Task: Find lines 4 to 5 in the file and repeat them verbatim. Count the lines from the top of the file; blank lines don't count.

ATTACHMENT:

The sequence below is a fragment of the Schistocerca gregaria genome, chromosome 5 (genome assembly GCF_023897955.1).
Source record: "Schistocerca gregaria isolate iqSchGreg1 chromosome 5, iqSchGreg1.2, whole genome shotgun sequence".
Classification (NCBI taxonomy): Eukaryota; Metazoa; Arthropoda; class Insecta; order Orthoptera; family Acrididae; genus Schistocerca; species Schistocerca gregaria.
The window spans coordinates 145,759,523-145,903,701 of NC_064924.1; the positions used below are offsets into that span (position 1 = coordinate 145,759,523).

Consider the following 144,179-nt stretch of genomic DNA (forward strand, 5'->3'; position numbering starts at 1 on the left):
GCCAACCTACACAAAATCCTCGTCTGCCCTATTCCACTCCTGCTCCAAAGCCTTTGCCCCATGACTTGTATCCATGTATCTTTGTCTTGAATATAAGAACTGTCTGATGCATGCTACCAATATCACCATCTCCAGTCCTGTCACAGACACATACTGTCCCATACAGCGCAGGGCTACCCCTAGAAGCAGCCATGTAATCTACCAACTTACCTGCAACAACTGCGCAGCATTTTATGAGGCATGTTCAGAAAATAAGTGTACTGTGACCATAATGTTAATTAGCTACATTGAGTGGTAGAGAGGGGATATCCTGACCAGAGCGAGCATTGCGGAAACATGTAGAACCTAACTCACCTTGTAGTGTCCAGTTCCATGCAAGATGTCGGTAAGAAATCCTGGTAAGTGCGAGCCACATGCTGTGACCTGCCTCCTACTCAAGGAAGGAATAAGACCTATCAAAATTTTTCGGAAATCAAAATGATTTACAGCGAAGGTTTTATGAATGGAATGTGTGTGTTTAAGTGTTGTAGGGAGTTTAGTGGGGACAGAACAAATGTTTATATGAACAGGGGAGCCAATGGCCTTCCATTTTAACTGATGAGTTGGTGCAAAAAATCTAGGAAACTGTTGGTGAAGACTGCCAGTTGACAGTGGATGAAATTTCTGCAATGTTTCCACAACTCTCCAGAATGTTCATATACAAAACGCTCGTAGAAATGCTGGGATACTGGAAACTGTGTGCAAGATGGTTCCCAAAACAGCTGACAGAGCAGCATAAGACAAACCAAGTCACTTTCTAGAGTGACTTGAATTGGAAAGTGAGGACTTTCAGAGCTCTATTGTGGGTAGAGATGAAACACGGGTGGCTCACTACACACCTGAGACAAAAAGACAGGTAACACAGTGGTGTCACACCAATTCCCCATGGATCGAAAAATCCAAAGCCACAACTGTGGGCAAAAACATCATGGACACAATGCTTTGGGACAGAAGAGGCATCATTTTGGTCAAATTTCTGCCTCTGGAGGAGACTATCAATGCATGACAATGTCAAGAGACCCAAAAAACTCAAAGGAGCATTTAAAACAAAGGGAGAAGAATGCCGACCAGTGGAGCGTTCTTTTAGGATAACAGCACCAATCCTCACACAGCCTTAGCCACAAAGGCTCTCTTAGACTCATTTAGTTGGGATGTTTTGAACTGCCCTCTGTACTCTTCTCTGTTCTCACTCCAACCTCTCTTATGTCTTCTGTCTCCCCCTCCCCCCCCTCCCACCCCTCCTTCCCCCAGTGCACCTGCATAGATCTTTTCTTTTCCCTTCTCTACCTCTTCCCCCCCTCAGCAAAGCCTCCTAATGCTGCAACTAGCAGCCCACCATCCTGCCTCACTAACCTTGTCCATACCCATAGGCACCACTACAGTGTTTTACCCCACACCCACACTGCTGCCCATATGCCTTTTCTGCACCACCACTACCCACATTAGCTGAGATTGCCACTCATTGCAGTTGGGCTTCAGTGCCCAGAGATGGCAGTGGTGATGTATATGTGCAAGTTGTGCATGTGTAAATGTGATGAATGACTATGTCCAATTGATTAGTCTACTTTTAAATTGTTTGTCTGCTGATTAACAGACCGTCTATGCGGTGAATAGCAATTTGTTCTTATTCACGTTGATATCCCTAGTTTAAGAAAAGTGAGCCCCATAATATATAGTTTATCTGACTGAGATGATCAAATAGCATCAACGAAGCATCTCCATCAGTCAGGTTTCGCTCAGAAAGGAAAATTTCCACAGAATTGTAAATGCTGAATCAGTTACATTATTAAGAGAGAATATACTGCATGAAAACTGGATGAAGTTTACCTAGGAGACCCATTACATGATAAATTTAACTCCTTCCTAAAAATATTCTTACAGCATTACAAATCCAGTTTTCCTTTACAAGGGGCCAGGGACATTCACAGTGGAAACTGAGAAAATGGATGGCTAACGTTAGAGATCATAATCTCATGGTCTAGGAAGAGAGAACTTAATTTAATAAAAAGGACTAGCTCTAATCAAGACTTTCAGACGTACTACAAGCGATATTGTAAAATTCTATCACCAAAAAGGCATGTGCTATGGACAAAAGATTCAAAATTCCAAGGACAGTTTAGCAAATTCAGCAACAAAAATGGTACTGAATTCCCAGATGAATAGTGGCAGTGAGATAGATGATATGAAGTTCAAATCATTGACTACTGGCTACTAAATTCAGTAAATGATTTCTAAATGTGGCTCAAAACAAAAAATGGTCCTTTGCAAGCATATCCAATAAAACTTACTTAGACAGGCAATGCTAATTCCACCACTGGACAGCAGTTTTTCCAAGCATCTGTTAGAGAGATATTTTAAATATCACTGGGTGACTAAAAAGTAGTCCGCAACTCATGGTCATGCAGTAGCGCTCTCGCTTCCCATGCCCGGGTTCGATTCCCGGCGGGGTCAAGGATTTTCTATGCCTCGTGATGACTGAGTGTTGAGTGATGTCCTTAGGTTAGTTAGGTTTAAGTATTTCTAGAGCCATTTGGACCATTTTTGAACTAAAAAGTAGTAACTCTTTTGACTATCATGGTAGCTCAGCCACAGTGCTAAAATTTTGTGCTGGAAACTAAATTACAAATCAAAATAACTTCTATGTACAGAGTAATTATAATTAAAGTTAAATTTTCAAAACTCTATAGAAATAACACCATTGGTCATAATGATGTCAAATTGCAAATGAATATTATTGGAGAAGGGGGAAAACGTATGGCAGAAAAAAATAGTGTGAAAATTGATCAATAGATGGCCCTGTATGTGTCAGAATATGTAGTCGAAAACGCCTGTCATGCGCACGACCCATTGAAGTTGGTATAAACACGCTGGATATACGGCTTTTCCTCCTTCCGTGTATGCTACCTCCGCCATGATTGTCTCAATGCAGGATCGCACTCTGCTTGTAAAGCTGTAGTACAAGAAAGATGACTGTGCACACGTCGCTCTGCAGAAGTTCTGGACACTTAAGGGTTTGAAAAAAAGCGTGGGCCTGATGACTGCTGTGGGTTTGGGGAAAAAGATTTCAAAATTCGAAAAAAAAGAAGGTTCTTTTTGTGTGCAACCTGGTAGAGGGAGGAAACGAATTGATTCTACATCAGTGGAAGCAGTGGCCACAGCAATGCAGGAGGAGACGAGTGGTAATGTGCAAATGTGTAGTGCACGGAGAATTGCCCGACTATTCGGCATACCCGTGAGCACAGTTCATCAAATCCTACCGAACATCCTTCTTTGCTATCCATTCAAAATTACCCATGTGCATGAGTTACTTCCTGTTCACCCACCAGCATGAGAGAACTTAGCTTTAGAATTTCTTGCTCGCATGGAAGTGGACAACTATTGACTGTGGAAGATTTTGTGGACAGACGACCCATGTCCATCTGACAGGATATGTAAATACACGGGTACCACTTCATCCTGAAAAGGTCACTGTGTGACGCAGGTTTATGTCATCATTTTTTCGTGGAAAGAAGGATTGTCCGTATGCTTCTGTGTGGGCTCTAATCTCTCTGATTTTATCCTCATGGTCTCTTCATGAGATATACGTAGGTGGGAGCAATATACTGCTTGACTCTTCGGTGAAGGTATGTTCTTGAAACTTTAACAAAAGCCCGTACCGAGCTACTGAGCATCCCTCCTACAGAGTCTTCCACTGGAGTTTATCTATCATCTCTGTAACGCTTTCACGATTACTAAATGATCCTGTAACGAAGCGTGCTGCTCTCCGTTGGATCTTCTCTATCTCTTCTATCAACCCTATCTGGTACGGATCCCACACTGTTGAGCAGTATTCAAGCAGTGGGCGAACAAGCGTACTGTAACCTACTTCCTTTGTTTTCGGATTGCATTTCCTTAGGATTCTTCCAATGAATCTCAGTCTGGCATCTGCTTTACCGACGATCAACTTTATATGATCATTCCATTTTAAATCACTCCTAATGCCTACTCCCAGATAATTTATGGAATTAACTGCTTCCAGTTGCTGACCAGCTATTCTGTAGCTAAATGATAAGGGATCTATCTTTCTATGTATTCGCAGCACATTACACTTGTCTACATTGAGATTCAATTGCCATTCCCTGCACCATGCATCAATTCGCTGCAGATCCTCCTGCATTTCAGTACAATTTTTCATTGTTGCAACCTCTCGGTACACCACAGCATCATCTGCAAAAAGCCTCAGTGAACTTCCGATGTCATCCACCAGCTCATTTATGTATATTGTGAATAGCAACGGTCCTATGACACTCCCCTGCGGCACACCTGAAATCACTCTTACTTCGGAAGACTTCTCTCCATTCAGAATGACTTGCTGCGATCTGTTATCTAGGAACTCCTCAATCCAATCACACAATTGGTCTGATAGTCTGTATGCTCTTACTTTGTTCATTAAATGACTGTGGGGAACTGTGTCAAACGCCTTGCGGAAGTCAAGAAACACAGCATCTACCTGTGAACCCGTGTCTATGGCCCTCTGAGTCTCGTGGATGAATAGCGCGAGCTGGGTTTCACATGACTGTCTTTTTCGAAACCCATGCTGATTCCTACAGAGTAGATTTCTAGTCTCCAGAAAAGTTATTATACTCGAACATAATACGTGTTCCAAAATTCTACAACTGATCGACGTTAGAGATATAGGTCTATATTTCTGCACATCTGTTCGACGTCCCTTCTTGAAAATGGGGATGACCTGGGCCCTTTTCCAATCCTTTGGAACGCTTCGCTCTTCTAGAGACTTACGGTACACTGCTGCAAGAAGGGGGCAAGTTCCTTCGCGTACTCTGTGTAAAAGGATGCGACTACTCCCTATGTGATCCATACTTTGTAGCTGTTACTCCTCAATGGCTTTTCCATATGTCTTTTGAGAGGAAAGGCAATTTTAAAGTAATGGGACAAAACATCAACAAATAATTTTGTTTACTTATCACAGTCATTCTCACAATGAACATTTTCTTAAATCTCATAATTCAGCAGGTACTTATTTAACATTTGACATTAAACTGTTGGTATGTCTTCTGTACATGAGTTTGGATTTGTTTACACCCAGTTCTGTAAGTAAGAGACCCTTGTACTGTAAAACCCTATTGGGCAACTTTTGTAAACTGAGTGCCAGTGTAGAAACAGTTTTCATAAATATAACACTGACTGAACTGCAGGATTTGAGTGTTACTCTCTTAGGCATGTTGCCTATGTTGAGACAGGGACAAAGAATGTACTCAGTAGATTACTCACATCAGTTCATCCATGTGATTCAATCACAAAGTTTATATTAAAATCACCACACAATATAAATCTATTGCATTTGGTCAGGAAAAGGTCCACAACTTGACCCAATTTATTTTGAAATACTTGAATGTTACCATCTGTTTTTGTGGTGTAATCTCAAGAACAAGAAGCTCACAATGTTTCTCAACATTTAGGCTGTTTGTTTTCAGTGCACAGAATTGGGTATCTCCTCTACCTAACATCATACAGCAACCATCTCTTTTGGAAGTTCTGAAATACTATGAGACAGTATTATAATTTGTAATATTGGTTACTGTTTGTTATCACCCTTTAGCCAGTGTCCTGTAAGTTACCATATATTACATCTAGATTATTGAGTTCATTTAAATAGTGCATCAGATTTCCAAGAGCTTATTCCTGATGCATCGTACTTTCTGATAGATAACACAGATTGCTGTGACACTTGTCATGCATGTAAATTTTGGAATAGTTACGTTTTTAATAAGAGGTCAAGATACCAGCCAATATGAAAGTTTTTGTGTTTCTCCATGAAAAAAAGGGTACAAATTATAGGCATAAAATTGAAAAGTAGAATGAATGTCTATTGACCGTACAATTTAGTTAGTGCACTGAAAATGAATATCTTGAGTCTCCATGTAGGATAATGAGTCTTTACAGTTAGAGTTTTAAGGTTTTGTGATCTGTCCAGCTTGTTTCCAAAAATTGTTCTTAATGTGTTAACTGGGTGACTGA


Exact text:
The window spans coordinates 145,759,523-145,903,701 of NC_064924.1; the positions used below are offsets into that span (position 1 = coordinate 145,759,523).

Consider the following 144,179-nt stretch of genomic DNA (forward strand, 5'->3'; position numbering starts at 1 on the left):